I love chocolate and have heard it's good for me great news! I know I'll be eating lots of chocolate anyway but can you help me make the best choice at least.
That's a great attitude. What's the point in total sacrifice at the expense of a whole lot of pleasure when you can choose carefully and benefit overall. Aside from tasting pretty damn good, chocolate does have some real health benefits it all boils down to what kind and how much.
Cocoa from the cocoa bean contains plant phenols which have been proven to help prevent blood clots and keep the blood flowing freely through the arteries. It's also known to help reduce high blood pressure. The bottom line here is that chocolate is good for the heart. Cocoa is also a good source of magnesium, a mineral which is believed to help relieve symptoms of premenstrual tension and nervous tension.
And finally, it's a good source of antioxidants necessary to kill off scavenging free radicals that destroy healthy cells in the body.
Now while we know there may be better sources of all these things with fewer kilojoules, the facts are that there are health benefits from eating chocolate and that's good news for chocolate lovers at Easter.
But it's not all good news!
White chocolate is high in energy and has no health attributes at all!
We know that it's the cocoa bean where health properties are found, but to be called chocolate a product needs to contain cocoa butter only no cocoa. And cocoa butter is fat with a chocolatey flavour!
White chocolate is made from cocoa butter, milk solids, sugar and sometimes additional vegetable fats only. So while it may taste good, it has no additional medicinal properties and probably shouldn't be included on your Easter shopping list.
Milk added to chocolate may interfere with the absorption of antioxidants.
It's more bad news for milk chocolate fans, as studies seem to show that antioxidant benefits may be negated with the added milk. Free radical damage causing heart disease, cancer and premature aging can be prevented with a diet high in antioxidants. These include numerous fresh vegetables and fruit, red wine and chocolate but it seems it's only dark chocolate.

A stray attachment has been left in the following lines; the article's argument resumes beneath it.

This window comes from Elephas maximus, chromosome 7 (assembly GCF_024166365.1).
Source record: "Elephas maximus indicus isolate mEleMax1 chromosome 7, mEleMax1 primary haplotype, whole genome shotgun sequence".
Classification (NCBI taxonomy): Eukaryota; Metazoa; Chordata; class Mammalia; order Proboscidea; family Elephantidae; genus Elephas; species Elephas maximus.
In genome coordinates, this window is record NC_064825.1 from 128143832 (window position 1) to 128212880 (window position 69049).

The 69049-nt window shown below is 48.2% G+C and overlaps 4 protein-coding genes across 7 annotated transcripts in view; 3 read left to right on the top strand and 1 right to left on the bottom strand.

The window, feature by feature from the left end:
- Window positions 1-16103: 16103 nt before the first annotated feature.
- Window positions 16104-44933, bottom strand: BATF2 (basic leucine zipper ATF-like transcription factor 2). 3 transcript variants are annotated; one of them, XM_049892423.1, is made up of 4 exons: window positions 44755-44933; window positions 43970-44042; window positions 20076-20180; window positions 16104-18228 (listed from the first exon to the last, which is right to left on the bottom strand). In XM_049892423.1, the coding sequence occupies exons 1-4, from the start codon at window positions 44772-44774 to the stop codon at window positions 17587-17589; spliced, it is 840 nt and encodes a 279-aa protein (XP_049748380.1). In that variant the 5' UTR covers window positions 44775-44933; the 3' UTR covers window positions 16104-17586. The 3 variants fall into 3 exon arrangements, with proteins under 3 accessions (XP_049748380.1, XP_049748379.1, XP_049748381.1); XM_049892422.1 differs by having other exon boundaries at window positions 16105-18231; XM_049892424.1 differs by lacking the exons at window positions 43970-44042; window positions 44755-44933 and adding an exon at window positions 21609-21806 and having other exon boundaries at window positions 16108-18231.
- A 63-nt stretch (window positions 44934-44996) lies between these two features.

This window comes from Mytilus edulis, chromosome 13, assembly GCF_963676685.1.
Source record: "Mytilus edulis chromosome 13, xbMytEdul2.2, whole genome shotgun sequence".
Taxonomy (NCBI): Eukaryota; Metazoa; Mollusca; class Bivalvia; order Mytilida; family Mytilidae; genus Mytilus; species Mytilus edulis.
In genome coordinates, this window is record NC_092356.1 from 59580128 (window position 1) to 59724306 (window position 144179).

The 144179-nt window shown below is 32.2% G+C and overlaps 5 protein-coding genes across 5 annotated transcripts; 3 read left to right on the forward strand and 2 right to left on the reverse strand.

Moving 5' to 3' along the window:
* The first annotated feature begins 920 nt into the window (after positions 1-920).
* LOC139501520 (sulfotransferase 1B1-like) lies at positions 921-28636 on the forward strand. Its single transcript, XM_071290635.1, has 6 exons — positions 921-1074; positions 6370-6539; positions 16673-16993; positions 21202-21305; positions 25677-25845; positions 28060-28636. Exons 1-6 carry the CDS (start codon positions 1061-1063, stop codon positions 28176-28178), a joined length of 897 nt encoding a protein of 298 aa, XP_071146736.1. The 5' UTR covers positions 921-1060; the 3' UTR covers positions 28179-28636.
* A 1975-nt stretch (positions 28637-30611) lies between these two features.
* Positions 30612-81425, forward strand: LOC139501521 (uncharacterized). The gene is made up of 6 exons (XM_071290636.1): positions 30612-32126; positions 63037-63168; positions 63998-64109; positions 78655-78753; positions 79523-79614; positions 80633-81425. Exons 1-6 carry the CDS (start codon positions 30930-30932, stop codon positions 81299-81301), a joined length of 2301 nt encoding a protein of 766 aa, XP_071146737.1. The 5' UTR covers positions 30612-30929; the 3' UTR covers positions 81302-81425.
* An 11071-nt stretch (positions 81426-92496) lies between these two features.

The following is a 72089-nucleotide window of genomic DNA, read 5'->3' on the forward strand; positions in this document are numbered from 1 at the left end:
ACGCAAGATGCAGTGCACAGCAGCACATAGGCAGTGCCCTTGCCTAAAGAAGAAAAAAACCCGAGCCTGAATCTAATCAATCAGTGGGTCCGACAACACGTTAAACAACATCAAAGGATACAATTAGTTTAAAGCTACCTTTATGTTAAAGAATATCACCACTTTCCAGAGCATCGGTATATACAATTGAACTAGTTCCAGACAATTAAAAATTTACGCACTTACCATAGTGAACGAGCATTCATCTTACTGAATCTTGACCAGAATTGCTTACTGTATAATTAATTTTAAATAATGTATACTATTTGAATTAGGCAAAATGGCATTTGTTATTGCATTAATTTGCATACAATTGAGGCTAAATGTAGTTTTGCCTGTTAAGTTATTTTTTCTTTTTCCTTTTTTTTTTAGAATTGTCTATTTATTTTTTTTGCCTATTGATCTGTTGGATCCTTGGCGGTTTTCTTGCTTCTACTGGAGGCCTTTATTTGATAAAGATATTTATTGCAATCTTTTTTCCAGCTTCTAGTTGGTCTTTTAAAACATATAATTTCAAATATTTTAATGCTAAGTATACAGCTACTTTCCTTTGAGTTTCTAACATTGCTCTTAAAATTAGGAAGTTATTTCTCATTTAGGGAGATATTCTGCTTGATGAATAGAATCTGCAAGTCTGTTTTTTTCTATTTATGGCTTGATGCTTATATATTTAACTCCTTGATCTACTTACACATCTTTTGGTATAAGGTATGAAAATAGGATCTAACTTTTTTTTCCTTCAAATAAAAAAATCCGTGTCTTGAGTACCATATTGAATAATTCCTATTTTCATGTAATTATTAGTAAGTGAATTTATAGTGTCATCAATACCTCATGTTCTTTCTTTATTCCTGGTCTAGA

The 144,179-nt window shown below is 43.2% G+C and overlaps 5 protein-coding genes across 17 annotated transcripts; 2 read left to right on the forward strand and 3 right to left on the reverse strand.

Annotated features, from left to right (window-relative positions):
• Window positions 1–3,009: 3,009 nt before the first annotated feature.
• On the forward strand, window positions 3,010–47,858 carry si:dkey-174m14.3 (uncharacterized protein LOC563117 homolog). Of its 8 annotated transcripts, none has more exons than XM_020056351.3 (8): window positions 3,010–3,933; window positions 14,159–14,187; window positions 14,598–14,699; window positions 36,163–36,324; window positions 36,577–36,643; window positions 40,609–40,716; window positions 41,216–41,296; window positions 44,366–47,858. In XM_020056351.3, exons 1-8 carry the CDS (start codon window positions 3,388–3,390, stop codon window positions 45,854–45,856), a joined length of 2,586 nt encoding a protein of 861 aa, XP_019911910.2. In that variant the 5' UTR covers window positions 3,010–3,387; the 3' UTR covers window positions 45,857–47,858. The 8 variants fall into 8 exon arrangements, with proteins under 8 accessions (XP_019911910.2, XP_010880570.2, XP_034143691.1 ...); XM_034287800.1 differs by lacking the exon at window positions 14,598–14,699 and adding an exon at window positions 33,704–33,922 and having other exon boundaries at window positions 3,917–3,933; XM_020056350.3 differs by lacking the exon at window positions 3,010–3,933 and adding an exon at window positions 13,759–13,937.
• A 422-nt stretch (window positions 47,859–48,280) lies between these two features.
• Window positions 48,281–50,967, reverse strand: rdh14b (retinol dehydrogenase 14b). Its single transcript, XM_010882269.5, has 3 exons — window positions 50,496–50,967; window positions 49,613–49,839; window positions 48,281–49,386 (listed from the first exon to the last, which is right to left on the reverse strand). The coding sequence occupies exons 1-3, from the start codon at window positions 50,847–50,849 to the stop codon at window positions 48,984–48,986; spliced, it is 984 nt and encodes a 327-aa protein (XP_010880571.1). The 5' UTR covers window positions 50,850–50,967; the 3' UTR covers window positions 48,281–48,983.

Dark chocolate holds the key to good health.
Eaten three times a month in moderate amounts, you can lower blood pressure and reduce the risk of blood clots. Dark chocolate with its rich bitter-sweet taste should be made from around 70 percent cocoa to have any real affects. The good news here is that because it is so rich you're most unlikely to eat too much.
But what if you don't like it?
I happen to like dark chocolate but many people don't at all and while it's great to make the healthiest choices, most of the time you can't always steer your taste buds in the right direction.
If you can't, here is my hierarchy of Easter egg choices. Try if you can to eat the best and if you can't, meet me somewhere in the middle.
Quality fair trade 70 percent chocolate egg
Dark chocolate (hollow)
Milk chocolate (hollow)
Cream or caramel filled milk chocolate eggs
White chocolate anything
And how much should you eat?
You know as well as I do that once you've cracked it you'll grab a piece at every opportunity and before you know it, it's all gone.
Just be aware that a large 500g bar of chocolate approximately 22cm tall carries almost 12,000 kilojoules (double the number of kilojoules for consumption each day on a weight loss diet!) It's not worth doing it to yourself, even if they do seem like a bargain. Elect for a more modest 50g bar (9.5cm tall). It will still clock up 1110kj, more than you'd want in energy from a treat, but once it's gone it's gone.